Do you have any thoughts on this odd little trend?

Tuesday, April 14, 2015

What You May (or May Not) Know About Book Signings

We don’t have a Community Business Development Manager at my store – aka someone who handles relationships with all the schools, businesses, authors, and more. So while of the managers tackle it, I’m the one who works with all the authors. And, after only being a manager for a year and working with several, I've quickly realized something.

A lot of authors assume book signings mean magical book sales.

This is absolutely not true.

I’m going to lay this out for you in blunt fashion, so get ready. Unless you’re already popular like Jim Butcher or James Patterson or Nora Roberts, no one cares about your book. I know, it sounds harsh, but it’s true.

Now, on my end I can put your event into the website, order in flyers, order a big fat sign to put in the window, and make sure you appear on our Event Calendar that we hand out, but for the most part, people will see an author they don’t know with a book they've never heard of, and they don’t care. Just because you have a big sign in the window does not mean people will get all giddy about seeing an author and getting a book signed by you and you’ll have a line out the door. This is not how it works. Likewise, if you sit at your table like a bump on a log and wait for people to magically come up to you, you’re going to sell jack. So what can you do?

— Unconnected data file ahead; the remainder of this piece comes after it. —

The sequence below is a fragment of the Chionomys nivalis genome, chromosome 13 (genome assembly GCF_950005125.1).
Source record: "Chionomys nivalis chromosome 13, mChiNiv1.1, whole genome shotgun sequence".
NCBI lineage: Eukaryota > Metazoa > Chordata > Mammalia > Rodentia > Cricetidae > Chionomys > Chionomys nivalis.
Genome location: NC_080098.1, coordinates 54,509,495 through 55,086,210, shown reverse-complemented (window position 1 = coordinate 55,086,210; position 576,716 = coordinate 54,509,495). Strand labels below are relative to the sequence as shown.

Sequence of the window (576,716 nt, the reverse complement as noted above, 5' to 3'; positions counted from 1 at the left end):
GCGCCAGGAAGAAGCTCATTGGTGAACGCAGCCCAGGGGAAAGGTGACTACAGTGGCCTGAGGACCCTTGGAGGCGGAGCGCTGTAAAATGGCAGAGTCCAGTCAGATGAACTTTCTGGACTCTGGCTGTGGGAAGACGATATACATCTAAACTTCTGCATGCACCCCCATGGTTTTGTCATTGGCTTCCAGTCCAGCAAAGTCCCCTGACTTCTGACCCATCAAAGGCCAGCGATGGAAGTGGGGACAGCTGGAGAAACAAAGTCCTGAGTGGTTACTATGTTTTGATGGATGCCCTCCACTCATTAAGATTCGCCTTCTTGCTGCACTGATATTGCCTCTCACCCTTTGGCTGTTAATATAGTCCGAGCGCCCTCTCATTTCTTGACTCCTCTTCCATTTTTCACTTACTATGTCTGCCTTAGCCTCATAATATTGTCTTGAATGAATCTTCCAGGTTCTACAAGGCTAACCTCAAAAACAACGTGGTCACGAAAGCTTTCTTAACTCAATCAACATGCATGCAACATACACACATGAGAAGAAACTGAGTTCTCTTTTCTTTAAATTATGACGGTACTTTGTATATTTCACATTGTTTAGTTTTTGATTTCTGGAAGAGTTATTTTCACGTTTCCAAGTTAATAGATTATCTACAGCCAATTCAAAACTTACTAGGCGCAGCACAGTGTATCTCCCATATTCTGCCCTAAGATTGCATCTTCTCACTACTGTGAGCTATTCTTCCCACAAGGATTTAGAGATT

If you haven’t done your research yet about anything relating to the book business, it’s really time to get on that. If you haven’t yet thought about your work as a business, you really need to shift gears. You've created a product, right? Now you need to get out there and sell that product. Yes, I know. It’s scary and weird and not something a lot of us really like to do because that’s not exactly something we do on a regular basis, but it’s extremely important – especially if you plan on doing a book signing.